INDIANAPOLIS -- The general public, especially women and underrepresented minorities, will have an opportunity to learn more about entrepreneurship during a daylong event Oct. 5 on the IUPUI campus.
The Commercialization and Entrepreneurship Summit will be 8:30 a.m. to 4:30 p.m. at Hine Hall Auditorium, 875 W. North St. The event is part of a pilot program called Aware: Access, or Accelerating Women and Underrepresented Entrepreneurs: Accelerate Entrepreneurial Success. The registration deadline is Monday, Oct. 2.
The event will include talks on how to use SBIR/STTR funding to commercialize technologies, how to pitch ideas to investors, case studies from successful researcher-entrepreneurs, and keynote addresses from Jesus Soriano of the National Science Foundation and Aoy Tomita-Mitchell, a Midwest entrepreneur and NSF award recipient. There will also be poster presentations from researchers to highlight their work, as well as networking opportunities.
According to a brief from the U.S. Small Business Administration, 37 percent of the U.S. population identifies as part of at least one minority group. Twenty-nine percent of U.S. businesses are minority-owned.
Jennifer Finefield, senior manager at the Indiana University Innovation and Commercialization Office, said significant strides have been made, but more must happen.
"Despite the growth in the number of startup companies led by women and underrepresented minorities, these companies are still greatly underfunded. One funding mechanism that remains largely untapped for this demographic is the SBIR and STTR grant programs offered by federal agencies, including the National Science Foundation," Finefield said. "By receiving this funding, women- and minority-led startups will be able to advance their research and commercialization efforts, which in return will hopefully increase their chances of receiving seed and angel investments."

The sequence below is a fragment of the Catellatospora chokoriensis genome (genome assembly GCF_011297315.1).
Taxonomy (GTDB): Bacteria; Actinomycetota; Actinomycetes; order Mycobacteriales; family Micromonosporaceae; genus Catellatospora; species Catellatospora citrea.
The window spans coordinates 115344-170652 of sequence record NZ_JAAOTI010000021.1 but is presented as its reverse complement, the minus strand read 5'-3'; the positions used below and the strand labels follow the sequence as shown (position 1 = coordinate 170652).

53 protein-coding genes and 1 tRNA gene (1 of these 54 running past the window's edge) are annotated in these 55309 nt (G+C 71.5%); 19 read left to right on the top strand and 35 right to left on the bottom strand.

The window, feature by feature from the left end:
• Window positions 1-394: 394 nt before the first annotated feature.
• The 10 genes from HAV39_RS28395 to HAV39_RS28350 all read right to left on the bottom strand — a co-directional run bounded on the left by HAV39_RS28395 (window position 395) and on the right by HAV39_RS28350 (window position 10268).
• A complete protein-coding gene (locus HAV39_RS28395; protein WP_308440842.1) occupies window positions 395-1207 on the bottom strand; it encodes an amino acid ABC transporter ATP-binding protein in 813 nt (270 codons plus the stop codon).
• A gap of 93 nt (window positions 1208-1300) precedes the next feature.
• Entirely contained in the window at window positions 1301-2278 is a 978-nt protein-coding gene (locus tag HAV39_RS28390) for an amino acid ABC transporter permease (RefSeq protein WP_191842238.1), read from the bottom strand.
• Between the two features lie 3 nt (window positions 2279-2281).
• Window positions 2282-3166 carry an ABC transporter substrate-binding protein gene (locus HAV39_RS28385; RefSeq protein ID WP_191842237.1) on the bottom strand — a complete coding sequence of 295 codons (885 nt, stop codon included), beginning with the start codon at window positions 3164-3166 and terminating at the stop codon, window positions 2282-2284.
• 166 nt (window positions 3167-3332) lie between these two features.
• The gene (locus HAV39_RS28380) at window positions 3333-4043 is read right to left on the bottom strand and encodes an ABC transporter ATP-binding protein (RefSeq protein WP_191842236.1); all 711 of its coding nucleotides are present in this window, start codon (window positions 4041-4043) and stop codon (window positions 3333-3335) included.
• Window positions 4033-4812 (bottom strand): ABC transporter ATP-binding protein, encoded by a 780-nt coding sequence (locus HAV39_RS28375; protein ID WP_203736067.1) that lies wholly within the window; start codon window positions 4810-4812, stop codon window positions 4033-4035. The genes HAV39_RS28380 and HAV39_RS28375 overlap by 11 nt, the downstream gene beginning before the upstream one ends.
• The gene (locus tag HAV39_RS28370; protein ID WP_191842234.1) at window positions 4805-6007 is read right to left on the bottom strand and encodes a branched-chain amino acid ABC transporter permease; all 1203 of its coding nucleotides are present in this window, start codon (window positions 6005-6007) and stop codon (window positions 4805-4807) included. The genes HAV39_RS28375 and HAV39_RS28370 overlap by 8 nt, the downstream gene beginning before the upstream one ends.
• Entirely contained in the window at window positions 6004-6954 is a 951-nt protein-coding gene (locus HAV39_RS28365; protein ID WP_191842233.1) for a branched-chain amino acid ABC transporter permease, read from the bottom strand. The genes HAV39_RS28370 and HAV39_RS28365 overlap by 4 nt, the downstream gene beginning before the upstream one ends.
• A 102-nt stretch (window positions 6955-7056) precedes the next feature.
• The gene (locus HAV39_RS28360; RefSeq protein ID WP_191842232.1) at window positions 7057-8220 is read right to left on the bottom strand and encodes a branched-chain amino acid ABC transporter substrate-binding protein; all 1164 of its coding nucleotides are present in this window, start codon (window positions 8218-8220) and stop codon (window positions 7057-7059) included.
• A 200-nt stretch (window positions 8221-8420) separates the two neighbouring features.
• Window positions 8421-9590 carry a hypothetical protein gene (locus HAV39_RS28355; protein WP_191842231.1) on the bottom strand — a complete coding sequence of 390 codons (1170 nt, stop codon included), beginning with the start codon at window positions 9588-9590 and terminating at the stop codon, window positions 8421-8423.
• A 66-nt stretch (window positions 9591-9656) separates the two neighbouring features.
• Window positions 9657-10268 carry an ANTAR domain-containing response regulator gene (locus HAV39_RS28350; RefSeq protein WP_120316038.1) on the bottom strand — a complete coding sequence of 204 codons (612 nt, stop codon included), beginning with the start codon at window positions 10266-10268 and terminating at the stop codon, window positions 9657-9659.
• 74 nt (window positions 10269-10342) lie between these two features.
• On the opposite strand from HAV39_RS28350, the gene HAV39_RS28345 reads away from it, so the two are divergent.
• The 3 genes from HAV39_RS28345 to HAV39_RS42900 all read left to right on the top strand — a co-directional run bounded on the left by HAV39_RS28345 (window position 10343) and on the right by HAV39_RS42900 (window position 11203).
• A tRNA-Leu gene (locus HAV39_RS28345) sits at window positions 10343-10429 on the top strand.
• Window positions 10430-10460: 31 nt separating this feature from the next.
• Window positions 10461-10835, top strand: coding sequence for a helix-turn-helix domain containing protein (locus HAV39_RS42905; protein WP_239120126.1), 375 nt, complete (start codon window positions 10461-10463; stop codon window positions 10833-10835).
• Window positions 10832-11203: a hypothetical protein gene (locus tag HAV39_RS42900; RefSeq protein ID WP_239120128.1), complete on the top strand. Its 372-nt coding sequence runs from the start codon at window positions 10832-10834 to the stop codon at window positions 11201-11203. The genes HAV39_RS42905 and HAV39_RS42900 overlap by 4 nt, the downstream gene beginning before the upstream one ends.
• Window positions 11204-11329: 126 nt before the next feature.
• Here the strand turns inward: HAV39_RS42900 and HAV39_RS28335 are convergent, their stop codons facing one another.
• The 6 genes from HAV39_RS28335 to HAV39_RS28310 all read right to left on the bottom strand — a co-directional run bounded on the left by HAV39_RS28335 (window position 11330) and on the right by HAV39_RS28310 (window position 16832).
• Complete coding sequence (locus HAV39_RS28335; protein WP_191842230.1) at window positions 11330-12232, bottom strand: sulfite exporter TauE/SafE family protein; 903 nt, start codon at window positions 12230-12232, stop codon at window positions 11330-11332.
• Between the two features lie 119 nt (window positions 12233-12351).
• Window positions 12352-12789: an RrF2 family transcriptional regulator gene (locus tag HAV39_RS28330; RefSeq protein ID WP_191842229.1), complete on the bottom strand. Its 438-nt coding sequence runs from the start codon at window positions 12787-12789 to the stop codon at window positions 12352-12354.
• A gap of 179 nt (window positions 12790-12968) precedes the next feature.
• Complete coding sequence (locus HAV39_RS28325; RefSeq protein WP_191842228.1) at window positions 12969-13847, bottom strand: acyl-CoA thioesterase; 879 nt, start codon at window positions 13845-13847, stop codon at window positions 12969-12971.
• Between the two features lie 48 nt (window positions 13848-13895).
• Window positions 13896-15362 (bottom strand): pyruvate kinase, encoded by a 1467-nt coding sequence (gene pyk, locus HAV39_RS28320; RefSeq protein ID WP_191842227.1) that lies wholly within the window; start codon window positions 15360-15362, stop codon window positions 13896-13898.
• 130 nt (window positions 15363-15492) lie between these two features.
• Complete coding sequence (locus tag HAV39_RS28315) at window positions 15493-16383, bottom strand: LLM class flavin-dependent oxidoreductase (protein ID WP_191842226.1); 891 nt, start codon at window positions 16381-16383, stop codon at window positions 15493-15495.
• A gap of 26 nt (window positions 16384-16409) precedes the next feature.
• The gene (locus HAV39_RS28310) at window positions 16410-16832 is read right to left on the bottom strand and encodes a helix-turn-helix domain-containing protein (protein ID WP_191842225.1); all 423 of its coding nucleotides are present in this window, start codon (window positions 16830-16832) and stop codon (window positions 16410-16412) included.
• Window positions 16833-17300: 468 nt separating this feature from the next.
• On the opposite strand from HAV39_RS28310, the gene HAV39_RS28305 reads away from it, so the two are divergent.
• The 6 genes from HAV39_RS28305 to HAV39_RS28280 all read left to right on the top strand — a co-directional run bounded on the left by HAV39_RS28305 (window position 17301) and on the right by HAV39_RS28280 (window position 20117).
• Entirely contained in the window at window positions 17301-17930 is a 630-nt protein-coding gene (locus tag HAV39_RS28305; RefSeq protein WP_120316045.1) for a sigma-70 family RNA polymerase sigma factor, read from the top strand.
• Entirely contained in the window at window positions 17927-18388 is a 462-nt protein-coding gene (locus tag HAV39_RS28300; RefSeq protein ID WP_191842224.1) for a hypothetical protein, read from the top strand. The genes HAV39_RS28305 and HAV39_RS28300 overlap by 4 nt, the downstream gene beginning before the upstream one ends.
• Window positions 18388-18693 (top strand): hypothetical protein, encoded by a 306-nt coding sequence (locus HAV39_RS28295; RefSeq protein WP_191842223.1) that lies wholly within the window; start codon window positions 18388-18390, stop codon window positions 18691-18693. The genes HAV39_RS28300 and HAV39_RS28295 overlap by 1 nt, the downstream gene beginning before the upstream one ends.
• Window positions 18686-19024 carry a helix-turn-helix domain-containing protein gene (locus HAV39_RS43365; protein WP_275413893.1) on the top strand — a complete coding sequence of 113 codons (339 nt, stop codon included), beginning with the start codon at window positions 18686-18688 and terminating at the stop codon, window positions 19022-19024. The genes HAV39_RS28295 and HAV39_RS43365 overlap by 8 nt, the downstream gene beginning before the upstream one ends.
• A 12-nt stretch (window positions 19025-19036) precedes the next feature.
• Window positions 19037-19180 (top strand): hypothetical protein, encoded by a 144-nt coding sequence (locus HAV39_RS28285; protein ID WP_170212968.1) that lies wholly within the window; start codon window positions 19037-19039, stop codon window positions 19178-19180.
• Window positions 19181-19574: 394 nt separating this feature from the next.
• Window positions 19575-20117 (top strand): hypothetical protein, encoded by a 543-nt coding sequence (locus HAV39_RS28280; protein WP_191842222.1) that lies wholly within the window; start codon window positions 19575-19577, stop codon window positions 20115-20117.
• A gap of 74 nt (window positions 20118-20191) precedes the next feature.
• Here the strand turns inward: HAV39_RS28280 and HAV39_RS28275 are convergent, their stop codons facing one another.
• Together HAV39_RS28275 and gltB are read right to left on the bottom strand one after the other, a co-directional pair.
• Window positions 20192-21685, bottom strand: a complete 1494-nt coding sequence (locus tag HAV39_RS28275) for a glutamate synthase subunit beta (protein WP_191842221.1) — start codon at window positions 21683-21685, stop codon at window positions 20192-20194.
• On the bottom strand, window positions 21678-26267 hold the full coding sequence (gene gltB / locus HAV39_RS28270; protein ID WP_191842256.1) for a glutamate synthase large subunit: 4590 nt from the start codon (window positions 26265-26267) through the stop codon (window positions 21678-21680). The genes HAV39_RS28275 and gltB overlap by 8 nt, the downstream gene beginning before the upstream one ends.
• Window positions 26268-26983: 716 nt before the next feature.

The NSF grant to support Aware: Access was issued to IU, the University of Louisville, and Missouri University of Science and Technology. Padma Portonovo, program manager at the Indiana Clinical and Translational Sciences Institute, said each of the partnering universities has a vast set of ideas about entrepreneurship that are the basis for best practices.
"There is no 'silver bullet' that can transform this partnership between universities into a strong and effective relationship overnight," she said. "We're organizing the Commercialization and Entrepreneurship Summit on Oct. 5 to bring entrepreneurs from these partnering institutions to share their best practices, thus enabling a concrete step forward in creating a regional ecosystem. Women and minority entrepreneurs, as well as the universities as a whole, are broadly strengthening this regional entrepreneurial ecosystem."
The Commercialization and Entrepreneurship Summit is supported by the IU Innovation and Commercialization Office, the Indiana CTSI, and the NSF.